PRESS BULLBTIN 216 September 20, 1913
AGRICULTURAL EXPERIMENT STATION
UNIVERSITY OF FLORIDA
SPRAYING FOR THE VELVET BEAN CATERPILLAR
By J. R. Watson
This caterpillar, Anticarsia gemmatilis, Is by far the worst pest with which
the grower of velvet beans has to contend. It frequently consumes all the
leaves of the plants, ruining them for either forage or seed. Ordinarily, when
troubled by an outbreak of caterpillars, the farmer turns for relief to the
arsenic compounds; but in this case he is confronted by the fact that velvet
beans are easily burned by such compounds. Dry arsenicals in any form, used
as a dust, burn them too severely. We found in our experiments last sum-
mer that 4 ounces of lead arsenate paste to fifty gallons of water was about
as strong a spray as could safely be used, even when lime was added. As this
weak dosage was not very effective, we have been trying various compounds,
and have this summer found a solution that is cheap, effective, and safe. It
Commercial lime sulphur solution.............. 1 quart,
Lead arsenate paste ............................ 8 ounces,
W ater .................................. .....50 gallons.
The amount of lead arsenate that can be safely used .depends somewhat
Son the weather, on the condition of growth of the beans, and on the thorough-
ness of the stirring. A black sediment forms in the tank; and unless the mix-
ture is constantly stirred, or is strained before spraying, the pump will become
clogged, or the plants that receive the settling from the bottom of the tank
will be burned. Eight ounces of the lead paste to fifty gallons of water seems
to be sufficient to kill the worms, if the solution is not too soon washed off by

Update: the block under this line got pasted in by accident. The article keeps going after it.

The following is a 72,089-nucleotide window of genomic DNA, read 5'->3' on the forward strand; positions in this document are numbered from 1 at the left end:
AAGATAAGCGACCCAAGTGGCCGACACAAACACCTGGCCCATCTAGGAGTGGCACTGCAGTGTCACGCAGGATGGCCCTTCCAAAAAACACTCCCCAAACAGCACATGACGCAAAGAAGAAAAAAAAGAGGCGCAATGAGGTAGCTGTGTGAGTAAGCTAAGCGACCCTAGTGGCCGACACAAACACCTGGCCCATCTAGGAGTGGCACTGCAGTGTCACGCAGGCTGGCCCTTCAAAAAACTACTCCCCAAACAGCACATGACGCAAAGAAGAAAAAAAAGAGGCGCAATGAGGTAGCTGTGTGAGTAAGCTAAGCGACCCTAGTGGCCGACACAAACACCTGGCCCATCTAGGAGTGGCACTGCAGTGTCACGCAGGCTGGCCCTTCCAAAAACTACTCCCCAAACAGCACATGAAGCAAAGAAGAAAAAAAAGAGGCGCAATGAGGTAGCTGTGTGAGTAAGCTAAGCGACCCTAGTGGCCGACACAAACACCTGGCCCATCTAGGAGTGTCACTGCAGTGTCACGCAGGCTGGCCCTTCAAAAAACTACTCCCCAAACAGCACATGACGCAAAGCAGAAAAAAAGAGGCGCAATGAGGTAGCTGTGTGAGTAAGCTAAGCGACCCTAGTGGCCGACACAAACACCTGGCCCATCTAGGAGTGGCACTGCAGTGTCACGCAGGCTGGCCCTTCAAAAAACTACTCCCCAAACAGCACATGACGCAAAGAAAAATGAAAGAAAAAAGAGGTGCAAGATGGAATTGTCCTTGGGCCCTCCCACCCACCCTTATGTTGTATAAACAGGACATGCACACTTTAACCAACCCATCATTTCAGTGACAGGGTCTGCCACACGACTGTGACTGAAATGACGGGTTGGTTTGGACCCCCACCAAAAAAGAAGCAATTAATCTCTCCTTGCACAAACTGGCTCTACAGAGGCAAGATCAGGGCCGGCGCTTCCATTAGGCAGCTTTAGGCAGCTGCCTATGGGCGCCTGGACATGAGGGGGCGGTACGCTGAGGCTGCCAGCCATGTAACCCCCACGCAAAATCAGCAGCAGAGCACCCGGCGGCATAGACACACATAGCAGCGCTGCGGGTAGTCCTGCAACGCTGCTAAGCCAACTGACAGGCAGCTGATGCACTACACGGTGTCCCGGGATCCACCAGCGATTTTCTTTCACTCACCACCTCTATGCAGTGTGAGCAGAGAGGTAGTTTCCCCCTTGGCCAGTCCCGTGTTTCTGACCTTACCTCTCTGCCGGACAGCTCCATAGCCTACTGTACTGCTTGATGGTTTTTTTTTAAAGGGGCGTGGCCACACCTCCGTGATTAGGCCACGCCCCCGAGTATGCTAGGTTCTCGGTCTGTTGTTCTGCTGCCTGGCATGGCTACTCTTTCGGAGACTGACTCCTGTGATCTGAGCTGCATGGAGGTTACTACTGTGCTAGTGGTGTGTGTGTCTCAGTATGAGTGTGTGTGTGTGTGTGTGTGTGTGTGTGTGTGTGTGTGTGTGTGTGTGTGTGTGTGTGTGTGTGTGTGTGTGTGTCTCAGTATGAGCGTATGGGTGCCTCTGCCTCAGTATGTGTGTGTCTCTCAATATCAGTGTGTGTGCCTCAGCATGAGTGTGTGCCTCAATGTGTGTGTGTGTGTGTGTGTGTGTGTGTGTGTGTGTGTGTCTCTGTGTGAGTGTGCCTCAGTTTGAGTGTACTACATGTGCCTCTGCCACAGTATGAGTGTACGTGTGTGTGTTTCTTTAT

rain. The caterpillars do not die promptly, twenty-four hours being usually
necessary; but they become sick at once and cease to feed. With this strength
there will be no serious burning. An occasional old leaf may be scorched, but
.this is of no practical consequence. The younger foliage is not burned. With
from threee-fourths to a pound of arsenate to fifty gallons of water there was
considerable burning. This burning was not noticeable until three or four days
The newer insecticide, zinc arsenite, which can often be substituted for
lead arsenate, did not work well for this purpose. The lead arsenate should
be of the neutral or basic form, not acid.
For economical spraying, a good barrel pump mounted in a wagon is neces-
sary, and a power spraying machine is much better. It will take about fifty
gallons to cover an acre.
These caterpillars have many natural enemies, the most efficient of which
are birds, especially rice-birds, blackbirds, mocking birds, and native sparrows.'
If our farms harbored as many of these birds as they should, the farmers would
have no need to spray for caterpillars. We found that the birds congregate on
the unsprayed portions of the fields; so that by spraying the portions most
heavily infested and leaving the remainder to be taken care of by the birds, we
were able to control the pest over the whole Experiment Station Farm. The
birds do not seem to feed on the poisoned caterpillars to any extent, and we
have seen no instances of birds being poisoned by so feeding.
Wasps also feed actively on these caterpillars and render efficient serv-
ice in keeping them down.
A fungus disease kills many, and, in favorable weather, may even control
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